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Todd Katcher

Todd Katcher Managing Partner

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Inputs and Resolutions: Part 1 in the Series

Inputs and Resolutions

With so many options to connect your media source to your television, it can be challenging to determine the right choice and filter the clutter and sales pitches that may be thrown your way. In this entry we will address inputs and resolutions because no matter what we have heard or how hard we try, we cannot get all resolutions through every connection option. First - some simple laymen definitions:

  • Source - computer, cable box, dvd player -- anything that has content that you want to connect to your TV
  • TV / Monitor - for our purposes we will use the term TV. Monitors and PC's have converged recently with similar inputs but different underlying technology. For this reason, I will list the maximum input on TV's -- as monitors can offer different resolutions
  • Cables - the brand of cable used does not change the quality of the signal over short distances. Over longer distances, there is some degradation that may or may not be noticed or measured without the proper tools.

Standard connection options:

  • Coaxial - this is the standard cable cord that has been used for years that is usually a thick white or black cord with two female ends. This cable carries both sound and video.
  • Composite - this cable is made up of three individual cables usually colored red, white and yellow whereas the red and white are left and right for stereo audio and yellow is for video. Even though their are three cables, they are all actually identical, just color coordinated to make connections easier. Both ends of these cables are male.
  • S-Video - by providing slightly more information then composite cables, this video-only male cable is often seen as an upgrade to standard composite cable. Utilizing this cable still requires additional sound cables.
  • Component Video - the three cables must be used in series with all connections being accurate from the source to the TV splitting the signal across red, yellow and blue signifying one brightness and two color controls. Utilizing this cable set can only carry video and additional wiring is needed for audio.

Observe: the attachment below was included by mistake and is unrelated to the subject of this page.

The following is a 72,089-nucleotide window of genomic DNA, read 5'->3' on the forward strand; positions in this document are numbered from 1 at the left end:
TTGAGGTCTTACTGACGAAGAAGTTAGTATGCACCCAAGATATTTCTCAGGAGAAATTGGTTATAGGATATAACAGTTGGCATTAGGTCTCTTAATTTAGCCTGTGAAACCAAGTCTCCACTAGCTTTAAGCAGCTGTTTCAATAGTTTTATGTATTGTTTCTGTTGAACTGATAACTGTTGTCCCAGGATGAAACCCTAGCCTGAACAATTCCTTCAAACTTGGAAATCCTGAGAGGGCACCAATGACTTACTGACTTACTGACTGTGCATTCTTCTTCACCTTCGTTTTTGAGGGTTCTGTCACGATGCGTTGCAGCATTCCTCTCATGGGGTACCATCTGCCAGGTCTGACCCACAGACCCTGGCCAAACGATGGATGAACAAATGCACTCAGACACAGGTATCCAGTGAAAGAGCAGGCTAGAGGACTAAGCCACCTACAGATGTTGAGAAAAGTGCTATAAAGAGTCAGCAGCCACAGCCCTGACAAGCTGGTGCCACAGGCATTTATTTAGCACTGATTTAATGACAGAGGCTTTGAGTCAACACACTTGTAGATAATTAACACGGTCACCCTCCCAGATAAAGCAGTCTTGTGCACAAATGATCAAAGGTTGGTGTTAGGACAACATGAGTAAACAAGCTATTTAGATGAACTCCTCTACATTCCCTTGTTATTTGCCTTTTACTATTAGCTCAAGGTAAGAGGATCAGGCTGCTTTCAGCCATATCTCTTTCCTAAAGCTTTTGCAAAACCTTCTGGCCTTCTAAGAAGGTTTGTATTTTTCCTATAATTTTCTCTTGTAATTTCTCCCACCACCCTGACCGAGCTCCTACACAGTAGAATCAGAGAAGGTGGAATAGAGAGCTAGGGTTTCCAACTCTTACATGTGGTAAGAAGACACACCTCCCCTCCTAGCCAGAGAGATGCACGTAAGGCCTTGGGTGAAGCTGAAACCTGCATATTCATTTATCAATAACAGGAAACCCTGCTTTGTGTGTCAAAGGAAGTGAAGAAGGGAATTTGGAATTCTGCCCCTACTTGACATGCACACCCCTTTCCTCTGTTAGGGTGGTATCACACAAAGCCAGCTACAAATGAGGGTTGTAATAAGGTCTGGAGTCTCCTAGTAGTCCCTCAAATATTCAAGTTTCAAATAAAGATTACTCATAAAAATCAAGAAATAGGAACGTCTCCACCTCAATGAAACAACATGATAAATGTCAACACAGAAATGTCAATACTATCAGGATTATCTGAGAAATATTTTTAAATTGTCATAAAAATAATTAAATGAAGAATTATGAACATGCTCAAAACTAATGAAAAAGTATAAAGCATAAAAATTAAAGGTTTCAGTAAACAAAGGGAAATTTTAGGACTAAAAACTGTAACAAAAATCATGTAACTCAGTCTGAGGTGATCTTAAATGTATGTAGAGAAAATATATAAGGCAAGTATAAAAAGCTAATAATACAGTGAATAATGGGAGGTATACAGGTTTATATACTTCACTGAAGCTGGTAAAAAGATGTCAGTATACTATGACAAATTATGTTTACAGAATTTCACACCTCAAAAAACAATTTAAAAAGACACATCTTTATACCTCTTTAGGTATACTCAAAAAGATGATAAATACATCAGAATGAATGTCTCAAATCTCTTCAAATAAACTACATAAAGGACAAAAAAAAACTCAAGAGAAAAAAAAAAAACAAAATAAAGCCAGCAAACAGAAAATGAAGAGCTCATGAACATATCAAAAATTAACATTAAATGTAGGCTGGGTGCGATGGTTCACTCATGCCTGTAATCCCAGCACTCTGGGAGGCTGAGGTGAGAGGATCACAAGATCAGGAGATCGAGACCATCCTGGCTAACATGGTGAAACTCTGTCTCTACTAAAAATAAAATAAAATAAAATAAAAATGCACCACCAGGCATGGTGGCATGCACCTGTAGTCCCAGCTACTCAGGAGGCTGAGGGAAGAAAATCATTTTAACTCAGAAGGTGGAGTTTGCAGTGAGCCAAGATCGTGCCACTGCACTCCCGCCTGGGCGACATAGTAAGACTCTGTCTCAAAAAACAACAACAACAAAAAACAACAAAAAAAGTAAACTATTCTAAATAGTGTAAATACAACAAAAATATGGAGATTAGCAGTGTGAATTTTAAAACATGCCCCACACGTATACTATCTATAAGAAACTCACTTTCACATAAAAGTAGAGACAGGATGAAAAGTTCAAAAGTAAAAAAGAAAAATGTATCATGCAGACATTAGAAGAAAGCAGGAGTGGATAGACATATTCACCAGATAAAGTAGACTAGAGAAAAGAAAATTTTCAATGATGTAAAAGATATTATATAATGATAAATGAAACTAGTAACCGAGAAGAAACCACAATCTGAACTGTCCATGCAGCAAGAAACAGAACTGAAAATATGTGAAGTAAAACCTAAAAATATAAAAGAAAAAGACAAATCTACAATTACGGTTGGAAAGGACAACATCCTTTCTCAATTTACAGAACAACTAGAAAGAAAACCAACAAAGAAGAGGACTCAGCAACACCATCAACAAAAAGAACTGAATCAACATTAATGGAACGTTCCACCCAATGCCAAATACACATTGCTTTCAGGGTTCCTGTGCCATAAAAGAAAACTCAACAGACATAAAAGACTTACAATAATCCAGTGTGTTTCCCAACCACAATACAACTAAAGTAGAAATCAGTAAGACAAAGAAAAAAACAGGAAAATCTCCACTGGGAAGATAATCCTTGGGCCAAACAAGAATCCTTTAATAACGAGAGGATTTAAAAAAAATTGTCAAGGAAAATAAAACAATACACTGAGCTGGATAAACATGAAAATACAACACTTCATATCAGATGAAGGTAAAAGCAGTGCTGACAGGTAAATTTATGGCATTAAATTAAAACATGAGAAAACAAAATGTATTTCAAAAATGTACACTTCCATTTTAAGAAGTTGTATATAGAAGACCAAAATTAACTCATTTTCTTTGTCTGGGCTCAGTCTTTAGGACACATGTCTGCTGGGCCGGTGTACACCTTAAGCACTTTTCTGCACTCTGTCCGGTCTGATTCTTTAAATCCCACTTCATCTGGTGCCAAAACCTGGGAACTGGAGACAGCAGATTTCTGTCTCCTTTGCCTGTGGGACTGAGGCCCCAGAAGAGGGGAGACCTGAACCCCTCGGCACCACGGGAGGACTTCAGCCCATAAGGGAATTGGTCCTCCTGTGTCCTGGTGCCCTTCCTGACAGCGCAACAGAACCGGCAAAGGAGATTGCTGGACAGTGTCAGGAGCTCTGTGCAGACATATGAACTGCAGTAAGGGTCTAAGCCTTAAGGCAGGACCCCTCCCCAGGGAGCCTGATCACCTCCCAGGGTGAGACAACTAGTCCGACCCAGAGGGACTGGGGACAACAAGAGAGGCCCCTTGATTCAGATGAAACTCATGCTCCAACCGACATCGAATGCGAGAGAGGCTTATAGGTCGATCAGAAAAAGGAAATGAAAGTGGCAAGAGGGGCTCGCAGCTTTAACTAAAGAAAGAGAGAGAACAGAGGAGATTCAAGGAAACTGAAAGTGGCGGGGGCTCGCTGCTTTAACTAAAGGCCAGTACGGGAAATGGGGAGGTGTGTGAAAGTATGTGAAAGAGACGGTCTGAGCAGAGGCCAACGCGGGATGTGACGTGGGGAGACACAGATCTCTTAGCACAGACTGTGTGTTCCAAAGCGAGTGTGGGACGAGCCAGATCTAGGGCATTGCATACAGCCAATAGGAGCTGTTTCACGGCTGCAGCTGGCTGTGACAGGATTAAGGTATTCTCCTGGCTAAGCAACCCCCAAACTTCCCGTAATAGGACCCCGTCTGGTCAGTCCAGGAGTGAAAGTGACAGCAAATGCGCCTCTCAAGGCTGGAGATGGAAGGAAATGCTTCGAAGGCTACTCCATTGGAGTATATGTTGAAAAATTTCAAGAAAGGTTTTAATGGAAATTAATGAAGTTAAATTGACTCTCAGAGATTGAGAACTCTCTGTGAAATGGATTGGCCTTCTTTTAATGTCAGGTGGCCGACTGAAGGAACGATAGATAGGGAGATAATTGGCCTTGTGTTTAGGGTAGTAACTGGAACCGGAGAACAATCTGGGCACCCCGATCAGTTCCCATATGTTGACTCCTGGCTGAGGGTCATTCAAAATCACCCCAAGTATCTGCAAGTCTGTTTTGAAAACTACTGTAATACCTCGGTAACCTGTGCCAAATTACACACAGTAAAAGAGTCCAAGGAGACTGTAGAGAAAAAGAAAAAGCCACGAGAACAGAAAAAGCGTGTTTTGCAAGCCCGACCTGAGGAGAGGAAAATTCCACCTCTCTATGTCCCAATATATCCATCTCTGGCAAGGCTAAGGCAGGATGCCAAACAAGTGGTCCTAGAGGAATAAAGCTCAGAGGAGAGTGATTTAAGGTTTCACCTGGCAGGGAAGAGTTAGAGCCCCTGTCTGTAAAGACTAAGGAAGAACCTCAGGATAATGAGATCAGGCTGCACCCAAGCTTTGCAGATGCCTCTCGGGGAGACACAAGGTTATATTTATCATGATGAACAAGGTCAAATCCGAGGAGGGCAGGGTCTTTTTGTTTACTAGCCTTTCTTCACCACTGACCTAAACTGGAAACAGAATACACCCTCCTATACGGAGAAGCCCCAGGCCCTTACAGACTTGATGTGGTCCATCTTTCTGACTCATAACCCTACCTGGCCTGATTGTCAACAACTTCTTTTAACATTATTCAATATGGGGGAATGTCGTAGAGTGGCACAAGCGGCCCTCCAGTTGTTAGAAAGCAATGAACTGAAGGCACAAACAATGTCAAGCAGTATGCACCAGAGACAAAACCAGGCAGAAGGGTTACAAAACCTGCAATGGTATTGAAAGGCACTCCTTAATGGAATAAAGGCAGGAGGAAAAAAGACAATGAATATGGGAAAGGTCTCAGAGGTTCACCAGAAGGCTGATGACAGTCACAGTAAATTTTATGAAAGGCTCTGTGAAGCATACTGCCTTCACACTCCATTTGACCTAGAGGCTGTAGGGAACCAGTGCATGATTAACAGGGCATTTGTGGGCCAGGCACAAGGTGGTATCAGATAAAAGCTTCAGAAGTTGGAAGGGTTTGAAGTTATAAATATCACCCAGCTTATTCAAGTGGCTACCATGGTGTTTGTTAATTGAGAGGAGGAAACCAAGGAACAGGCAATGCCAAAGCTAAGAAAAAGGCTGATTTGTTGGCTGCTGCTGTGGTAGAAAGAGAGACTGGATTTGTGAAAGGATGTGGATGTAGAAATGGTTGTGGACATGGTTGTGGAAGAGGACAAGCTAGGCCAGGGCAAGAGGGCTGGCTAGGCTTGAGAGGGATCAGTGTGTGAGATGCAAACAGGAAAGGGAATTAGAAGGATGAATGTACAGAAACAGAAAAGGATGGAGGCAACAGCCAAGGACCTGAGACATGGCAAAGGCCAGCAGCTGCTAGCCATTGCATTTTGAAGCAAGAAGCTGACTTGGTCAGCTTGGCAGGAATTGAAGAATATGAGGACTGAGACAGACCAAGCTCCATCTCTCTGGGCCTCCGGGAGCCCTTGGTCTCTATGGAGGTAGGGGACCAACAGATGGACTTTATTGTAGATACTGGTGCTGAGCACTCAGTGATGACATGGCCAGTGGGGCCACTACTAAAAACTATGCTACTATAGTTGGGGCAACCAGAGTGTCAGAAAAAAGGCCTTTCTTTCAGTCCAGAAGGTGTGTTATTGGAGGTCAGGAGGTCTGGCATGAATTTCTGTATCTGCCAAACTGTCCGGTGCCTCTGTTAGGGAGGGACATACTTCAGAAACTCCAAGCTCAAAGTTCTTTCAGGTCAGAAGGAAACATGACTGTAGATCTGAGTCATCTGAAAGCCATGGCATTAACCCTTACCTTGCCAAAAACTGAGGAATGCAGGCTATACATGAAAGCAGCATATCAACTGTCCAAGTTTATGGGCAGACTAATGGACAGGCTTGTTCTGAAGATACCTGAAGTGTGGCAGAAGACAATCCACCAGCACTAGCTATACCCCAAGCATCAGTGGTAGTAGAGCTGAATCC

• HDMI - the standard in the digital era providing both sound and video through a single cable with two male ends. This cable supports two way communication between the TV and Source which can be used in a variety of ways including DRM (digital rights management) and Resolution Matching.

Resolutions and More

coax Coaxial This standard cable, sometimes noted as RF or ANT on the TV provides for simple installation and throughput of both video and sound. Signal type: analog Maximum resolution: about 350i
composite Composite This is the most common connector found on most TV's dating back 25 years. This cable now comes with most sources such as dvd players. Signal type: analog Maximum resolution: 480i
s-video S-Video This 4-Pin Connection provides a sharp picture by splitting the color and brightness of the video signal proportionally, reducing interference. Signal type: analog Maximum resolution: 480i
component Component High-Definition video is a good alternative when HDMI is not available. Although analog, it delivers an accurate picture with clearer color reproduction and less bleeding then S-Video. Max Resolution: 1080P Signal Type: analog
hdmi HDMI Both high-definition video and high-resolution multi-channel audio. It offers the highest picture and sound quality available and is your only option for 3D TV. Max Resolution: 1080P Signal Type: digital

 

Based on the independent setup of your system, there is a proper cable for you. Ultimately, the cable can only show the highest resolution from the source. Cables aren't miracle workers -- and the connection is most important. Regardless of the cable, if the connector is broken or lose, all the information will not be passed through and the image / sound will suffer.  

 

Todd Katcher
Digital Dealership System
todd@ddsmail.co

c: 615.669.5244
twitter: @digitaldealers
web: www.digitaldealershipsystem.com
blog: www.fouronthefloorblog.com

 

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